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IX. happy love! where love like this is found !

O heart-felt raptures ! bliss beyond compare! I've paced much this weary mortal round,

And sage experience bids me this declare-
If heaven a draught of heavenly pleasure

One cordial in this melancholy vale,
'Tis when a youthful, loving, modest pair,

In others' arms breathe out the tender tale, Beneath the milk-white thorn that scents the ev'n

ing gale."

X. Is there, in human form, that bears a heart

A wretch! a villain lost to love and truth! That can, with studied, sly, ensnaring art,

Betray sweet Jenny's unsuspecting youth? Curse on his perjur'd arts ! dissembling smooth!

Are honour, virtue, conscience, all exil'd ? Is there no pity, no relenting ruth, Points to the parents fondling o'er their

child? Then paints the ruin'd maid, and their distraction


XI. But now the supper crowns their simple board,

The healsome parritch, ehief o' Scotia's food : The soupe their only hawkie does afford,

That 'yont the hallan snugly chows her cood: The dame brings forth in complimental mood,

To grace the lad, her weel-hain'd kebbuck, fell, An' aft he's prest, an' aft he ca's it guid;

The frugal wifie, garrulous, will tell, How 'twas a towmund auld, sin' lint was i' the


The cheerfu' supper done, wi' serious face,

They, round the ingle, form a circle wide ;
The sire turns o’er, wi' patriarchal grace,

The big ha-Bible, ance his father's pride :

His bonnet rev'rently is laid aside,

His lyart haffets wearing thin an' bare ; Those strains that once did sweet in Zion glide,

He wales a portion with judicious care ; And “ Let us worship God !” he says, with solemn


XIII. They chaunt their artless notes in simple guise ; They tune their hearts, by far the noblest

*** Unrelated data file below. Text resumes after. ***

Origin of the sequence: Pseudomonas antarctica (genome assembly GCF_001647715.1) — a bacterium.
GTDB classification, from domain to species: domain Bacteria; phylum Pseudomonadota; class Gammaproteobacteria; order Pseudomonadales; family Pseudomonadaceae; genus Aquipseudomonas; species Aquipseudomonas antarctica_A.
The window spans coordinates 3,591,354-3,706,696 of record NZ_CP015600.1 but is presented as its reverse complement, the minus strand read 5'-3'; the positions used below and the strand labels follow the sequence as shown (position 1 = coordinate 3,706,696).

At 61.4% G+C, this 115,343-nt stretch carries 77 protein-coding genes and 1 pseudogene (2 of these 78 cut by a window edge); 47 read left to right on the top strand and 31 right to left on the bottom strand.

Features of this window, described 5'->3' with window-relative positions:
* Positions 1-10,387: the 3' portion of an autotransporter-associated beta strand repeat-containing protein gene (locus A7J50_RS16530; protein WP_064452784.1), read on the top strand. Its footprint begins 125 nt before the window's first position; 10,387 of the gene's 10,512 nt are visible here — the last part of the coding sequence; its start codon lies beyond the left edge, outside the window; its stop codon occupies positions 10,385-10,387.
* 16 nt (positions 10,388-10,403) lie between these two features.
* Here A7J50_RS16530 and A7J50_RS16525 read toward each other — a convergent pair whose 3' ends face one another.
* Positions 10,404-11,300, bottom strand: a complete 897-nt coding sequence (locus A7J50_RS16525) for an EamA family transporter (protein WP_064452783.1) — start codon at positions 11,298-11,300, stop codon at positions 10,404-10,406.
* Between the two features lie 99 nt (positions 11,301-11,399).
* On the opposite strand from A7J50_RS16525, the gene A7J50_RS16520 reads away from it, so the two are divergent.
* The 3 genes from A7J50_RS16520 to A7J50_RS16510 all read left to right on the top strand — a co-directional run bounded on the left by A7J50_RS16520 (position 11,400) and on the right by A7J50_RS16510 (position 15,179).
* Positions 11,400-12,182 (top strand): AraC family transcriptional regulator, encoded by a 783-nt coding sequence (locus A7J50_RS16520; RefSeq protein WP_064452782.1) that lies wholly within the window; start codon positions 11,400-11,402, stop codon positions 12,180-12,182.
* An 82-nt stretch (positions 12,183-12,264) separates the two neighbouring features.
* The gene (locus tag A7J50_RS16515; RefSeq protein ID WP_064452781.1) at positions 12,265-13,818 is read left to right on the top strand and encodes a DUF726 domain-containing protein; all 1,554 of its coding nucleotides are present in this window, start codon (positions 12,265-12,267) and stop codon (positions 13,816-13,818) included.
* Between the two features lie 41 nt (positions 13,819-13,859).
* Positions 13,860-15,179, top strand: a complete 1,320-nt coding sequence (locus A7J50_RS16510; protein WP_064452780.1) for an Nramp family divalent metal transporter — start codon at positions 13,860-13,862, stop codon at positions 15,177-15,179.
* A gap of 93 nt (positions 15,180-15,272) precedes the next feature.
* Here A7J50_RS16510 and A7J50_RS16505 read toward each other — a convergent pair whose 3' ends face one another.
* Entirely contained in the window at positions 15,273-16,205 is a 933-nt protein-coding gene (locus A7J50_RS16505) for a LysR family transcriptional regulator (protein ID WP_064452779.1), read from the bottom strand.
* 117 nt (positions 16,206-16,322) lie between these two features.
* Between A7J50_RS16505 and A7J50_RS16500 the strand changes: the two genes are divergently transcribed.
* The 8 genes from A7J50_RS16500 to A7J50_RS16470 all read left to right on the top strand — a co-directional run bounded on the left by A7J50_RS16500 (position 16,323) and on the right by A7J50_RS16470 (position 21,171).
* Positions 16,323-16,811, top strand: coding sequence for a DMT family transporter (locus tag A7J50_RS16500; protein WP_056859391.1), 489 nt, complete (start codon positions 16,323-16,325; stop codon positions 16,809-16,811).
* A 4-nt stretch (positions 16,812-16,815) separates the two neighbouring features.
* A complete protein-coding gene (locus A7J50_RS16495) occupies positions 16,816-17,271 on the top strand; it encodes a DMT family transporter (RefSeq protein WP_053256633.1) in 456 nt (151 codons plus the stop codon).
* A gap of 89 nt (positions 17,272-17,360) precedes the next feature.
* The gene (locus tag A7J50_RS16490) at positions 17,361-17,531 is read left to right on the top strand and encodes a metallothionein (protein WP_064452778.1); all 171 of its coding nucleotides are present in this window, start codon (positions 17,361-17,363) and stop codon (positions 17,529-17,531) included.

aim : Perhaps Dundee's wild warbling measures rise,

Or plaintive Martyrs, worthy of the name; Or noble Elgin beets the heav'n-ward flame,

The sweetest far of Scotia's holy lays : Compar'd with these, Italian trills are tame;

The tickl’d ears no heart-felt raptures raise ; Nae unison hae they with our Creator's praise.

The priest-like father reads the sacred page,

How Abram was the friend of God on high ; Or Moses bade eternal warfare wage

With Amalek's ungracious progený; Or how the royal bard did groaning lye

Beneath the stroke of heaven's avenging ire; Or Job's pathetic plaint, and wailing cry;

Or rapt Isaiah's wild, seraphic fire ;
Or other holy seers that tune the sacred lyre.

Perhaps the Christian volume is the theme,

How guiltless blood for guilty man was shed; How He, who bore in heaven the second name,

Had not on earth whereon to lay his head : How his first followers and servants sped,

The precepts sage they wrote to many a land : How he, who lone in Patmos banished,

Saw in the sun a mighty angel stand ; And heard great Bab’lon's doom pronounc'd by

heav'n's cominand.

XVI. Then kneeling down, to Heaven's eternal king,

The saint, the father, and the husband prays : Hope “ springs exulting on triumphant wing*,'

That thus they all shall meet in future days: There ever bask in uncreated rays,